There are a lot of theories.
-A number of ultra traditionalists believed the Second Vatican Council and liturgical reforms that followed it were the work of the Devil.
– The blogger, Jimmy Atkin, in a very interesting and well written post, posits that Pope Paul VI was responding to the cultural crisis of the 1960s and 70s and its impact on the Church. Read it here.
– Virgilio Cardinal Noe, 86, Master of Liturgical Ceremonies during the Pontificates of Paul VI, John Paul I and John Paul II, disclosed in an interview with Petrus, his inside information on the comment.
“You from Petrus, have gotten a real scoop here, because I am in a position to reveal, for the first time, what Paul VI desired to denounce with that statement. Here it is: Papa Montini, for Satan, meant to include all those priests or bishops and cardinals who didn’t render worship to the Lord by celebrating badly (mal celebrando) Holy Mass because of an errant interpretation of the implementation of the Second Vatican Council. He spoke of the smoke of Satan because he maintained that those priests who turned Holy Mass into dry straw in the name of creativity, in reality were possessed of the vainglory and the pride of the Evil One. So, the smoke of Satan was nothing other than the mentality which wanted to distort the traditional and liturgical canons of the Eucharistic ceremony.”
Now we know the Pope hated guitar Masses, too…
Cardinal Noe had the reputation for being a big fussy and exacting stickler for ceremony. This may have influenced how he interpreted a private or public comment from Paul VI combined with his own distaste for modern Masses.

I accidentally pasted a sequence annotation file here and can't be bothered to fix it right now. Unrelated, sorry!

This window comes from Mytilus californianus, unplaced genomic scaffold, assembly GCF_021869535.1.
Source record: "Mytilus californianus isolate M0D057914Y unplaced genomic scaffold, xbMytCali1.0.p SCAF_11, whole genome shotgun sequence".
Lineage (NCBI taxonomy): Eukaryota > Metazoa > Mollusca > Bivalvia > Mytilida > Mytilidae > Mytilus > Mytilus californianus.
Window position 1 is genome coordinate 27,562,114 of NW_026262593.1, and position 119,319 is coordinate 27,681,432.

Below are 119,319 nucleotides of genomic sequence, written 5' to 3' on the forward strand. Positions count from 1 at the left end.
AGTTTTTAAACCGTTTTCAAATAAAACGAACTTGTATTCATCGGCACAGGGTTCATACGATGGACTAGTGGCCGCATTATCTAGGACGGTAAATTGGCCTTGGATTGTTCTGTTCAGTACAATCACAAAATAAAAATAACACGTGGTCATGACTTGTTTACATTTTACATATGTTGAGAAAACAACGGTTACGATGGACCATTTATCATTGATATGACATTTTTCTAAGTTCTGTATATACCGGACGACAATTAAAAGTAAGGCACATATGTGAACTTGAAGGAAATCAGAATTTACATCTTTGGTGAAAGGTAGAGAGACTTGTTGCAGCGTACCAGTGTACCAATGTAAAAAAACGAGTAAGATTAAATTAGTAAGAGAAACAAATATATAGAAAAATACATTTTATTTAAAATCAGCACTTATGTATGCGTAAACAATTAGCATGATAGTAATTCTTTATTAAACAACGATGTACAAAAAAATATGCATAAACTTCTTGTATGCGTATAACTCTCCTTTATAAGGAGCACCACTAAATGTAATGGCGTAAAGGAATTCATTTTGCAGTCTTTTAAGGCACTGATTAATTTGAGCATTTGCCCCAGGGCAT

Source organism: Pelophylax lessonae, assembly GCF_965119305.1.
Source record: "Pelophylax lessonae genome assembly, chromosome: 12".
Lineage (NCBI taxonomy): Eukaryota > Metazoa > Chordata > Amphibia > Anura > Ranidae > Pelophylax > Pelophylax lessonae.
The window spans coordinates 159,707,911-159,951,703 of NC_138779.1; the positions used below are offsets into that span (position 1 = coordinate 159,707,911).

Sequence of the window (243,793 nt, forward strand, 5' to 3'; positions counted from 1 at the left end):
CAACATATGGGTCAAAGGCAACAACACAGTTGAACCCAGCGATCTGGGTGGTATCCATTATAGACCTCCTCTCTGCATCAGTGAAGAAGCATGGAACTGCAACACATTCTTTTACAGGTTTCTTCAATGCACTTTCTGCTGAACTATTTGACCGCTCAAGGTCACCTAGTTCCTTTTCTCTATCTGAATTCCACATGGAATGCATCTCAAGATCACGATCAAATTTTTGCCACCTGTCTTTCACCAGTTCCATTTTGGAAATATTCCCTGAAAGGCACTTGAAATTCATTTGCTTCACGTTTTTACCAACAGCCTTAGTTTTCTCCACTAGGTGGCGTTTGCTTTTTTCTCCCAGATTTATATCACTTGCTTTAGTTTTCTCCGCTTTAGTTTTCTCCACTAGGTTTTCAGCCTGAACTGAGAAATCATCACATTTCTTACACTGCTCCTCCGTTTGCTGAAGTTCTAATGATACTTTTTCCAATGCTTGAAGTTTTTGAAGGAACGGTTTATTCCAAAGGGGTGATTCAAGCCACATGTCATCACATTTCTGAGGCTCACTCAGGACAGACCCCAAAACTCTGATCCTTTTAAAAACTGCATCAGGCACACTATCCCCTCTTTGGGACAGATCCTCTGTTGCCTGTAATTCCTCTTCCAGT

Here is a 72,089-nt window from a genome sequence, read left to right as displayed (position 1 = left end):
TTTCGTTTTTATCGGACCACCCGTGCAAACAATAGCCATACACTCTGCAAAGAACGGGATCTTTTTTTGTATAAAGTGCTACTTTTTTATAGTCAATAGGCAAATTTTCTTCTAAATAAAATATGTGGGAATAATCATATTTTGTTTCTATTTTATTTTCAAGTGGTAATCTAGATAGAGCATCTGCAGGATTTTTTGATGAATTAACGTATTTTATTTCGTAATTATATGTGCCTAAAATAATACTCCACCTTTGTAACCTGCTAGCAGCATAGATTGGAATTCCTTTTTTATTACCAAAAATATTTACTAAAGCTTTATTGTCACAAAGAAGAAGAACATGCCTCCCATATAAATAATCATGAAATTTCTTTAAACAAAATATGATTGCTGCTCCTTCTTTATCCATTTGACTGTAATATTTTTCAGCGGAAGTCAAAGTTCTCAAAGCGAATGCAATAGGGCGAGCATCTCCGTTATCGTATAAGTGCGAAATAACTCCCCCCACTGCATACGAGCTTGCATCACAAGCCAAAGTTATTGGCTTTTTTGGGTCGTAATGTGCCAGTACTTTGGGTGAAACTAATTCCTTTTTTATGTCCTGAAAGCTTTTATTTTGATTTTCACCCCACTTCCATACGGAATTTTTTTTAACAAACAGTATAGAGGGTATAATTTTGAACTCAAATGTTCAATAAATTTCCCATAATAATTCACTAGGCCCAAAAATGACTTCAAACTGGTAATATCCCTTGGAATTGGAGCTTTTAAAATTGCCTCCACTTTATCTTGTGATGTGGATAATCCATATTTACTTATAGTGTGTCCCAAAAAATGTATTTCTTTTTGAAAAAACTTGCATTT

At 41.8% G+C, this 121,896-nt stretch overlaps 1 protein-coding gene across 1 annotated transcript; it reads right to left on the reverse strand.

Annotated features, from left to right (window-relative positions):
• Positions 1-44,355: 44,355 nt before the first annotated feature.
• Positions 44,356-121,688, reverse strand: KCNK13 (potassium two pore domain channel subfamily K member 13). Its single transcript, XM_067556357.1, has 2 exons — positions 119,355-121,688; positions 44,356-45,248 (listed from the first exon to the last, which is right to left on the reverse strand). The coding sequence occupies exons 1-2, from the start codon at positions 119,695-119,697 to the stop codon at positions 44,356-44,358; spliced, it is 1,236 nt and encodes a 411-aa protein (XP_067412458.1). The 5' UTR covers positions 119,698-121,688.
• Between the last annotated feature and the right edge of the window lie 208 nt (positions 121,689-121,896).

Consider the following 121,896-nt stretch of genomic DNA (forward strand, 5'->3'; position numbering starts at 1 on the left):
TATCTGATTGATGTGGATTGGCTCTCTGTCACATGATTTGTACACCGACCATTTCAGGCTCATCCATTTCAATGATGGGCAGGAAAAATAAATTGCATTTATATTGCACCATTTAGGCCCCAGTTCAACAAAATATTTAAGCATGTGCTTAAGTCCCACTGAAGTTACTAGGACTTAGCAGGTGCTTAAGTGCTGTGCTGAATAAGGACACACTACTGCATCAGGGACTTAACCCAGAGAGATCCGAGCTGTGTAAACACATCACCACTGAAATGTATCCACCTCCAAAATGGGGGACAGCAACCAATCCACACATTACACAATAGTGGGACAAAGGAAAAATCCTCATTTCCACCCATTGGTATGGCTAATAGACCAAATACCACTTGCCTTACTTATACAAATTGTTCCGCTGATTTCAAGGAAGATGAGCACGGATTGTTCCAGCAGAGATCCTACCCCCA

-The most delicious theory is that there are actual Satanists in the Vatican! In his novel, The Windswept House – A Vatican Novel (1996), author Fr. Malachi Martin vividly described a ceremony called “The Enthronement of the Fallen Angel Lucifer” supposedly held in St. Paul’s Chapel in the Vatican, but linked to concurrent satanic rites here in the U.S. on June 29, 1963, barely a week after the election of Paul VI. In the novel, before he dies, a pope leaves a secret account of the situation on his desk for the next occupant of the throne of Peter, a thinly-disguised John Paul II.
On pages 492-93 of “The Windswept House” Fr. Martin went another step to link gay and lesbian religious to Satanists during the reign of Paul VI.
“Suddenly it became unarguable that now during this papacy, the Roman Catholic organization carried a permanent presence of clerics who worshipped Satan and liked it; of bishops and priests who sodomized boys and each other; of nuns who performed the “Black Rites” of Wicca and lived in lesbian relationships…every day, including Sundays and Holy Days, acts of heresy and blasphemy and outrage and indifference were committed and permitted at holy Altars by men who had been called to be priests. Sacrilegious actions and rites were not only performed at Christ’s Altars, but had the connivance or at least the tacit permission of certain Cardinals, archbishops…”
In a June 9, 1997 article in The John Birch Society publication, New American, Martin confirmed that the ceremony did indeed occur as he had described it in the book. “Oh yes, it is true; very much so,” the magazine reported he said. “But the only way I could put that down into print is in novelistic form.”
Well, how could Fr. Malachi Martin be so sure it had occurred unless he had been there himself?
Through all these tendrils of smoke I see ugly lines of slander and innuendo developing: it is the devil who is responsible for dissent, discord and abuse. Secular culture, gay priests and women religious are its willing servants. They and the cardinals and bishops who support them are suspect of being Satanists or in league with them.